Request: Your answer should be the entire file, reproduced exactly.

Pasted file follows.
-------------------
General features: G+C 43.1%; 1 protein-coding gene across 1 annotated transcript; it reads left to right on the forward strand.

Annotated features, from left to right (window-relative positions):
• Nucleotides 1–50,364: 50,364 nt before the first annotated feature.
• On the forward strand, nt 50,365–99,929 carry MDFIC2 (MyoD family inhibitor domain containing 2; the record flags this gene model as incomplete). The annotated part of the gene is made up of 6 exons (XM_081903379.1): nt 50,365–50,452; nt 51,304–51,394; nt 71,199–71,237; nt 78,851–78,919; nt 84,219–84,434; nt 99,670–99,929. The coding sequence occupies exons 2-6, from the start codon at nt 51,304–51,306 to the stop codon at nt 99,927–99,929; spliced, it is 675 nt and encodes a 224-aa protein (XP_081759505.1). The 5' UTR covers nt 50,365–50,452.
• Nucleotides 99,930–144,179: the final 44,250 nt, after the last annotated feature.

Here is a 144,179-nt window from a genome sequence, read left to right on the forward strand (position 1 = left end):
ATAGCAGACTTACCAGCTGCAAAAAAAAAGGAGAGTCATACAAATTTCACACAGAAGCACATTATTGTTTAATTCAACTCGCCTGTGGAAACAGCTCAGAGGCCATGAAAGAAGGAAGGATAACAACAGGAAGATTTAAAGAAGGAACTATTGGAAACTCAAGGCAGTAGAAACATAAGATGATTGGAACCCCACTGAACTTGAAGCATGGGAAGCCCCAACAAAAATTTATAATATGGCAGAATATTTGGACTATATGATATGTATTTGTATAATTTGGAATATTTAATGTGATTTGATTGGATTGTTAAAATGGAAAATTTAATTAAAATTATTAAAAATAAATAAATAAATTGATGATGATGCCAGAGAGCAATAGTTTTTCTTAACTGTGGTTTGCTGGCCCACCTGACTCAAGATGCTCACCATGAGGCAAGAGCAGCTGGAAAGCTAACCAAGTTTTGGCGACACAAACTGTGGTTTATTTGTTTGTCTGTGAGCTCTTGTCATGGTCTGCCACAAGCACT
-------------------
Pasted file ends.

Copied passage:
General features: G+C 43.1%; 1 protein-coding gene across 1 annotated transcript; it reads left to right on the forward strand.

Annotated features, from left to right (window-relative positions):
• Nucleotides 1–50,364: 50,364 nt before the first annotated feature.
• On the forward strand, nt 50,365–99,929 carry MDFIC2 (MyoD family inhibitor domain containing 2; the record flags this gene model as incomplete). The annotated part of the gene is made up of 6 exons (XM_081903379.1): nt 50,365–50,452; nt 51,304–51,394; nt 71,199–71,237; nt 78,851–78,919; nt 84,219–84,434; nt 99,670–99,929. The coding sequence occupies exons 2-6, from the start codon at nt 51,304–51,306 to the stop codon at nt 99,927–99,929; spliced, it is 675 nt and encodes a 224-aa protein (XP_081759505.1). The 5' UTR covers nt 50,365–50,452.
• Nucleotides 99,930–144,179: the final 44,250 nt, after the last annotated feature.

Here is a 144,179-nt window from a genome sequence, read left to right on the forward strand (position 1 = left end):
ATAGCAGACTTACCAGCTGCAAAAAAAAAGGAGAGTCATACAAATTTCACACAGAAGCACATTATTGTTTAATTCAACTCGCCTGTGGAAACAGCTCAGAGGCCATGAAAGAAGGAAGGATAACAACAGGAAGATTTAAAGAAGGAACTATTGGAAACTCAAGGCAGTAGAAACATAAGATGATTGGAACCCCACTGAACTTGAAGCATGGGAAGCCCCAACAAAAATTTATAATATGGCAGAATATTTGGACTATATGATATGTATTTGTATAATTTGGAATATTTAATGTGATTTGATTGGATTGTTAAAATGGAAAATTTAATTAAAATTATTAAAAATAAATAAATAAATTGATGATGATGCCAGAGAGCAATAGTTTTTCTTAACTGTGGTTTGCTGGCCCACCTGACTCAAGATGCTCACCATGAGGCAAGAGCAGCTGGAAAGCTAACCAAGTTTTGGCGACACAAACTGTGGTTTATTTGTTTGTCTGTGAGCTCTTGTCATGGTCTGCCACAAGCACT